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There is a multiple choice question: $$V_{G1}=10cos(10t+60°)$$ and

$$V_{G2}=5cos(10t)$$

The resistance of the wire is \$R=10Ω\$, which one is the power that \$G_1\$ transmits?

A. 1.25W

B. 1.5W

C. 2.5W

D. 3.25W

The answer for this question is (C)2.5W

enter image description here

Solution provided from the book

$$V_{G1}=10cos(10t+60°)=10∠60°$$

So the \$V_{rms}\$ of \$V_{G1}\$ is \$V^{(1)}_{rms}=\frac{10∠60°}{\sqrt{2}}=5\sqrt{2}∠60°V\$

$$V_{G2}=5cos(10t)=5∠0°$$ So the \$V_{rms}\$ of \$V_{G2}\$ is \$V^{(1)}_{rms}=\frac{5∠0°}{\sqrt{2}}=2.5\sqrt{2}∠0°V\$

Now the \$S_{12}=V^{(1)}_{rms}I^*=V^{(1)}_{rms}(\frac{V^{(1)}_{rms}-V^{(2)}_{rms}}{R∠0°})^*=5∠0°-2.5∠60°\$,so \$P_{12}=5cos0°-2.5cos60°=3.75W\$,

But there is no option that \$P_{12}=3.75W\$, so this question has a little mistake

Now my classmate said no, there is no mistake in this question. The book provided the wrong solution so the author thinks this question has a little mistake. My classmate's solution is as below:

My classmate's solution

\$I=\frac{10-5}{10}=0.5\$,So \$P=I^2R=(0.5^2) \times 10 =2.5W\$,so the answer for this question should be (C)2.5W

The author of this book didn't design this question,and I want to ask which solution is right because I think both of their solutions make sense. What I don't know is which one is correct for this question? If the answer is 2.5W,and what should we modify the question to let the answer become \$P_{12}=3.75W?\$?

my friend teaches me how to calculate this question,so my solution is the same as my classmate,but not the same as the solution from the book.Both solutions can convince me that their solution are right,however,there is only one true answer,that is why i ask here

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    \$\begingroup\$ Why is your classmate the only one who attempted this? You haven’t explained what your solution is. Also saying “what should we modify the question to let the answer become” is a red flag that you really don’t care about the subject at hand... \$\endgroup\$ – user103380 May 20 '20 at 14:51
  • \$\begingroup\$ It's been long since I've done something like that, but neglecting the phase difference between the voltages seems a bit too easy. \$\endgroup\$ – Arsenal May 20 '20 at 14:56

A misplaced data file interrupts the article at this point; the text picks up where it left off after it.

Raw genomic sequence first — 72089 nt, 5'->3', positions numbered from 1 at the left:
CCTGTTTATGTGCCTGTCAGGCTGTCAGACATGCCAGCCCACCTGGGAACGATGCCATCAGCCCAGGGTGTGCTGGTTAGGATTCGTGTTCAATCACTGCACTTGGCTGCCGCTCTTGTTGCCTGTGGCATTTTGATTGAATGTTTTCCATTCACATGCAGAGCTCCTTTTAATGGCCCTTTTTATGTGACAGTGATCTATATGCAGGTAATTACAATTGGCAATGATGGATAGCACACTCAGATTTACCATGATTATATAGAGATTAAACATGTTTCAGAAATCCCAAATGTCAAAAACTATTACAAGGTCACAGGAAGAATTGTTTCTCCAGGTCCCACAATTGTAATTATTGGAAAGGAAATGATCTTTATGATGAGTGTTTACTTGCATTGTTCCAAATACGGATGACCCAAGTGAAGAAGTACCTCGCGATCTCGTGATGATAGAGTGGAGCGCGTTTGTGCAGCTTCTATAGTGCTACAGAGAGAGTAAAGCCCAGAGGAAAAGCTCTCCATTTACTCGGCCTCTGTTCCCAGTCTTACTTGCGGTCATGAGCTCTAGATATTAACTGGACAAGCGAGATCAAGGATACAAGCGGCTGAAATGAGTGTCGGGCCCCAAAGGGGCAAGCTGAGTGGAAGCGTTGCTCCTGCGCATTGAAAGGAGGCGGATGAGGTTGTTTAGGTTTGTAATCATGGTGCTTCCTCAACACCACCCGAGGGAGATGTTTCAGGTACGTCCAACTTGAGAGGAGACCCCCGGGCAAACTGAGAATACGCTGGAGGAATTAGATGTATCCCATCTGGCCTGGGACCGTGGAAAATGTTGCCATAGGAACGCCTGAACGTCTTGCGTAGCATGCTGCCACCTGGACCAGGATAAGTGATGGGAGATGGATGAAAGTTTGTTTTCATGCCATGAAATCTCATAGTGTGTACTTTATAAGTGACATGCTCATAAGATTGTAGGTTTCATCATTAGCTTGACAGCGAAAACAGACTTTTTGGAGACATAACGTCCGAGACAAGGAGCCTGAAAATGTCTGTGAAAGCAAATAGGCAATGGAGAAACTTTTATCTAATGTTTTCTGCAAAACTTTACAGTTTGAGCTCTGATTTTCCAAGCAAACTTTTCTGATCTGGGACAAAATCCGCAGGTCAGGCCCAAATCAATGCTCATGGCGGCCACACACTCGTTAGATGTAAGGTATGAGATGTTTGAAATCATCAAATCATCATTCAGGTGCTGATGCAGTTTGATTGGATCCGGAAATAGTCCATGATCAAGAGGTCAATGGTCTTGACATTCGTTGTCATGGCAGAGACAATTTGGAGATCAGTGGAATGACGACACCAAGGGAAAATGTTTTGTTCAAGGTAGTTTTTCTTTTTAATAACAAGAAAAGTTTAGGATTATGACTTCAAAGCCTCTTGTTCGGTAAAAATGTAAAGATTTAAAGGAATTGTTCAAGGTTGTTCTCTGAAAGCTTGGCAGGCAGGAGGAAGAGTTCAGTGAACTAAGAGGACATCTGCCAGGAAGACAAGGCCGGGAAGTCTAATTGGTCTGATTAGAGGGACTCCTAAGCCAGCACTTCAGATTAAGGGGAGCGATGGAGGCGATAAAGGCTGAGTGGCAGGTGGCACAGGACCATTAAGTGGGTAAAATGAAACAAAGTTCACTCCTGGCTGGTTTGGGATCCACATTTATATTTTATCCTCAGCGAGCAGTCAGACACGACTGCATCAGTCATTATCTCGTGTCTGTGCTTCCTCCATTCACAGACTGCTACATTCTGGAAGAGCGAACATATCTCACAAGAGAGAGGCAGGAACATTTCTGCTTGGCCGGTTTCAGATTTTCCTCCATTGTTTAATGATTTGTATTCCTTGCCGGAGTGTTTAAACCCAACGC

• \$\begingroup\$ @KingDuken I don't know why are you so angry,i ask here just because i don't know which one is correct,because "i think" both of their solution are right. \$\endgroup\$ – XM551 May 20 '20 at 15:26
  • \$\begingroup\$ Also i do care,so i ask in here,i think the author's solution and my classmate solution's should be both right ,however,there is only one true answer,so i want to ask the different between them \$\endgroup\$ – XM551 May 20 '20 at 15:28
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    \$\begingroup\$ The reason they are annoyed is because this is homework but you have not shown your attempts, only other people's and they are basically wondering why. \$\endgroup\$ – DKNguyen May 20 '20 at 15:30
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Unless you know for a fact that you can ignore the phase relationship when the frequencies are the same, do not use a method that assumes that. I could not quite visualize if it was true or not visualizing how the two voltage sine waves overlap in my head, but writing out the phasor math makes it pretty clear that you cannot.

The author's answer is right. The answer list is wrong. I was too lazy to write out my own math but read the author's answer and checked in a simulator:

https://www.falstad.com/circuit/circuitjs.html?cct=$+1+0.000005+135.0639324902207+50+5+50%0Av+192+544+192+416+0+1+10+10+0+1.0471975511965976+0.5%0Av+624+544+624+416+0+1+10+5+0+0+0.5%0Ar+192+416+624+416+0+10%0Aw+192+544+624+544+0%0Ao+2+64+7+12289+0.0001+0.0001+0+1+7.500000000000051%0A

There are multiple ways to get this answer and most of them do not need to assume anything about the phase. The first is the author's method using complex power calculations.

The second way is to use do a circuit analysis with phasors (i.e. frequency domain circuit analysis where voltage sources appear as phasors \$V_{pk}\angle\theta = V_{pk}e^{j\theta}\$ , inductors appear as \$j\omega\ell\$ and capacitors appear as \$\frac{1}{j\omega C}\$).

The third way is to just do a time-domain circuit analysis which is easy since you just have a resistor and no capacitors or inductor. You would work out the equations for time-dependent equations for current and along with the time dependent equations for both voltage sources:

Instantaneous power: \$ p(t) = v(t) \times i(t)\$

Energy over one period = \$ \int_0^T{p(t)}dt\$

Average Real Power = \$\frac{Energy}{T}\$

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  • \$\begingroup\$ wow,what is the name of that simulation tool? \$\endgroup\$ – XM551 May 21 '20 at 3:46
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    \$\begingroup\$ @XM551 Falstead circuit simulator. It's free and online. \$\endgroup\$ – DKNguyen May 21 '20 at 3:56
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I did the phasor analysis myself (shown below) and obtained 3.75W. Sometimes books have mistakes in them. All the author has to do is accidentally write a 2 instead of 7 in the ten’s decimal place and have editor not acknowledge the mistake. When I was in school my differential equations book had mistakes in it that the professor has to correct!

Unfortunately I am unable to rotate image. enter image description here

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